The OCC and FinTech—Ready for Innovation and Collaboration

Financial Services

In a long-awaited decision, on July 31, 2018, the Office of the Comptroller of the Currency announced that it will move ahead with accepting applications for national bank charters from nondepository FinTech companies. While this is a direct game changer for FinTech stakeholders, the impact of this determination will be felt throughout the financial services industry at-large.


Last week, the Office of the Comptroller of the Currency (“OCC”) announced that it will begin accepting applications for national bank charters from nondepository financial technology (“FinTech”) companies engaged in the business of banking. As defined in the OCC’s regulations, the “business of banking” includes any of the three core banking functions of (1) receiving deposits, (2) paying checks, or (3) lending money. Thus, the OCC has authority to grant a national bank charter to a FinTech company that engages in one or more of those core banking activities. Still, there have been many challenges brought by states (most prominently, by the New York State Department of Financial Services) against the prospect of OCC nondepository FinTech charters, leading to almost two years of legal limbo, effectively slowing down changing markets that are coming up against decades-old regulatory approaches and models.

In recent years, we have all seen a surge of technology-driven innovation in financial markets and services. And even though the tangible physics of Moore’s Law may no longer be on the originally anticipated chronological track, it is axiomatic that necessity is the mother of invention, and these inventions should be explored rather than automatically burdened. Along these lines, it should be noted, that the OCC adopted this new policy after careful consideration of the extensive stakeholder feedback and public comment received over the past two years. As stated by Comptroller of the Currency Joseph M. Otting:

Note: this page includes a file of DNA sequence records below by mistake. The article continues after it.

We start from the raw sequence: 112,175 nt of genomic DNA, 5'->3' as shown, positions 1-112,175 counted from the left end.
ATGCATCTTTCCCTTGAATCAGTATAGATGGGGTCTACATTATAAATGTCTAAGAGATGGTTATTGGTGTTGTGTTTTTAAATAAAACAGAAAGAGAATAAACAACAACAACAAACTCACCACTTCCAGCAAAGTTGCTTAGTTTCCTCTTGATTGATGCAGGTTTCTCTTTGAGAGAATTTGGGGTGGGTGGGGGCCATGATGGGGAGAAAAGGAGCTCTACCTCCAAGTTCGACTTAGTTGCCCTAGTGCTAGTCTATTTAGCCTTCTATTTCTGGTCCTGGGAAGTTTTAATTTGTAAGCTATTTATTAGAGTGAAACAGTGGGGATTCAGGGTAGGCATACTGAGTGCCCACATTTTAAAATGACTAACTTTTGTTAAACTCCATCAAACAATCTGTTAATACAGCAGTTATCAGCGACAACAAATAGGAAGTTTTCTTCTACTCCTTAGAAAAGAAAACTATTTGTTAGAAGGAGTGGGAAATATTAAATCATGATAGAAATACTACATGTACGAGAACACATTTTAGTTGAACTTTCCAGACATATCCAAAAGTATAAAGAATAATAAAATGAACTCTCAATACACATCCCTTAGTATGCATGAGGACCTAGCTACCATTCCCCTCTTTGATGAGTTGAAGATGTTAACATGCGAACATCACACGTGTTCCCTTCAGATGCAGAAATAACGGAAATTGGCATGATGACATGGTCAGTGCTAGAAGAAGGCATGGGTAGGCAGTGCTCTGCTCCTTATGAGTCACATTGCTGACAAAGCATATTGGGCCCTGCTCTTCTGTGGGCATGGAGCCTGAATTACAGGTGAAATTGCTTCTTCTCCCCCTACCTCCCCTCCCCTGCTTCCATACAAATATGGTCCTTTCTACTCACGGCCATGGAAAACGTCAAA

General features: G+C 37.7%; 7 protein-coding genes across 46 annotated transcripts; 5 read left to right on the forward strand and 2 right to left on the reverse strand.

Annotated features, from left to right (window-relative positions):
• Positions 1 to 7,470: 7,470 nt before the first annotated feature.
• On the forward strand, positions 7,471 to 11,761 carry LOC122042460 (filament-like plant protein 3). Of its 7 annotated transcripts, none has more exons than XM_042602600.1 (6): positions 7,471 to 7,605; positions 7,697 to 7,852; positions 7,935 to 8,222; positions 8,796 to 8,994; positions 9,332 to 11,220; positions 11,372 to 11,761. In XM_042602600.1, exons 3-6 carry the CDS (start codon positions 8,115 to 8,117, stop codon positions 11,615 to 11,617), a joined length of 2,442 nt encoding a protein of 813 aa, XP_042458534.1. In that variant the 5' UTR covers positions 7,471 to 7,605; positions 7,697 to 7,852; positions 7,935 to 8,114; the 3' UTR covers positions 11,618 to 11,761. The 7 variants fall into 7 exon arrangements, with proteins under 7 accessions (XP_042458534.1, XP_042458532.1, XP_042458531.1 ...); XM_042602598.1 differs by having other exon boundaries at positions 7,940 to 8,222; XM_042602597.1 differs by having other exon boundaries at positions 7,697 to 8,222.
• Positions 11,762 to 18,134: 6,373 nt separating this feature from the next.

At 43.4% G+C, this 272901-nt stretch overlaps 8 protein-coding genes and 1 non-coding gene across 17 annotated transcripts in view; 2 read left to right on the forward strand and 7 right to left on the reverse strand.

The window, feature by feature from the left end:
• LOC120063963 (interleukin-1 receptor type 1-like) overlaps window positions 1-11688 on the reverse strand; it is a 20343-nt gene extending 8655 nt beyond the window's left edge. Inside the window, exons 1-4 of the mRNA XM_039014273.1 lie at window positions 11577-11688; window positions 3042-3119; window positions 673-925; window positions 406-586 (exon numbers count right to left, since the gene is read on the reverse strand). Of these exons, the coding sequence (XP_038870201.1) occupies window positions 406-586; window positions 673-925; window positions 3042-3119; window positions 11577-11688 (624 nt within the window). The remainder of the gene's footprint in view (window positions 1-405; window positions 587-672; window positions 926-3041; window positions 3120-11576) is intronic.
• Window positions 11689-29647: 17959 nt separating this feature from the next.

“The decision to consider applications for special purpose national bank charters from innovative companies helps provide more choices to consumers and businesses, and creates greater opportunity for companies that want to provide banking services in America. Companies that provide banking services in innovative ways deserve the opportunity to pursue that business on a national scale as a federally chartered, regulated bank.”

FinTech Lending Models

Prior to the announcement by the OCC, domestic FinTech lenders generally had five (less than optimal) options in the structuring of their lending business. Under the first, commonly referred to as the “Direct Lending Model,” the lender makes loans directly to the borrower. Here, the most significant issue is directing lending activities on a state-by-state basis, requiring a lender to tailor its activities and documentation to each jurisdiction, significantly increasing costs. This is highly burdensome, as the state regulatory environment is a complex maze of guidelines and administrative bodies that are overlapping, where compliance with each regulation is essential, and compliance with one regulation/interpretation does not necessarily constitute compliance with any others, even where the subject matter is overlapping. Against this backdrop of inconsistent and ambiguous rules based solely on anecdotes, the Direct Lending Model has high barriers to entry, and the possibility of stunted innovation in the name of traditional gatekeepers clamouring for the status quo.

The second, referred to as the “Affiliate Model,” involves a strategic relationship with a state-chartered bank or a nationally-charted credit card bank, via a series of contractual arrangements. Utilizing the Affiliate Model could obviate the need to be licensed as a direct lender in each state in which the FinTech company has borrowers. However, many states also require licenses for “brokers” or “servicers” of consumer loans. Each state that requires such a license has its own regulatory structure, requirements for licensure, and uses different terms, definitions, and exemptions. What’s more, in order to truly benefit from the federal rights of exportability and preemption, the FinTech company may have to demonstrate that the bank is actually the true lender by using a predominant economic interest test, which views the substance, rather than the form, of the loan transactions.